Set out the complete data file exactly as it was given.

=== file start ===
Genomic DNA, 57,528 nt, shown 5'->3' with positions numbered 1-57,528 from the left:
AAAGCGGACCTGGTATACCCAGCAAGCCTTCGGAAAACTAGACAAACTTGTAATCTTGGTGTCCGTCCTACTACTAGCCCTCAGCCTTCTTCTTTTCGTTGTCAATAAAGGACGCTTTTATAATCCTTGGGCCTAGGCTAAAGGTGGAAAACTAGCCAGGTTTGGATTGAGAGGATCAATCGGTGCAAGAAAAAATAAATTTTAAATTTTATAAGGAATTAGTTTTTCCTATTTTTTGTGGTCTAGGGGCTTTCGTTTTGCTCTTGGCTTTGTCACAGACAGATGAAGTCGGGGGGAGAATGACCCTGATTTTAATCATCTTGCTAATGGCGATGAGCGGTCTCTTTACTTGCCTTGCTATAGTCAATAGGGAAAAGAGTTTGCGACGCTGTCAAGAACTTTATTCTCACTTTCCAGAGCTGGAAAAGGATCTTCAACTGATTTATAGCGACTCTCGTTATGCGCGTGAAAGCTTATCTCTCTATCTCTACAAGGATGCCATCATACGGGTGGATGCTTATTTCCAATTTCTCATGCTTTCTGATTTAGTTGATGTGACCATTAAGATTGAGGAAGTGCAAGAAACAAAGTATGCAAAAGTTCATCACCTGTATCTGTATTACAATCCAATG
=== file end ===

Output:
Genomic DNA, 57,528 nt, shown 5'->3' with positions numbered 1-57,528 from the left:
AAAGCGGACCTGGTATACCCAGCAAGCCTTCGGAAAACTAGACAAACTTGTAATCTTGGTGTCCGTCCTACTACTAGCCCTCAGCCTTCTTCTTTTCGTTGTCAATAAAGGACGCTTTTATAATCCTTGGGCCTAGGCTAAAGGTGGAAAACTAGCCAGGTTTGGATTGAGAGGATCAATCGGTGCAAGAAAAAATAAATTTTAAATTTTATAAGGAATTAGTTTTTCCTATTTTTTGTGGTCTAGGGGCTTTCGTTTTGCTCTTGGCTTTGTCACAGACAGATGAAGTCGGGGGGAGAATGACCCTGATTTTAATCATCTTGCTAATGGCGATGAGCGGTCTCTTTACTTGCCTTGCTATAGTCAATAGGGAAAAGAGTTTGCGACGCTGTCAAGAACTTTATTCTCACTTTCCAGAGCTGGAAAAGGATCTTCAACTGATTTATAGCGACTCTCGTTATGCGCGTGAAAGCTTATCTCTCTATCTCTACAAGGATGCCATCATACGGGTGGATGCTTATTTCCAATTTCTCATGCTTTCTGATTTAGTTGATGTGACCATTAAGATTGAGGAAGTGCAAGAAACAAAGTATGCAAAAGTTCATCACCTGTATCTGTATTACAATCCAATG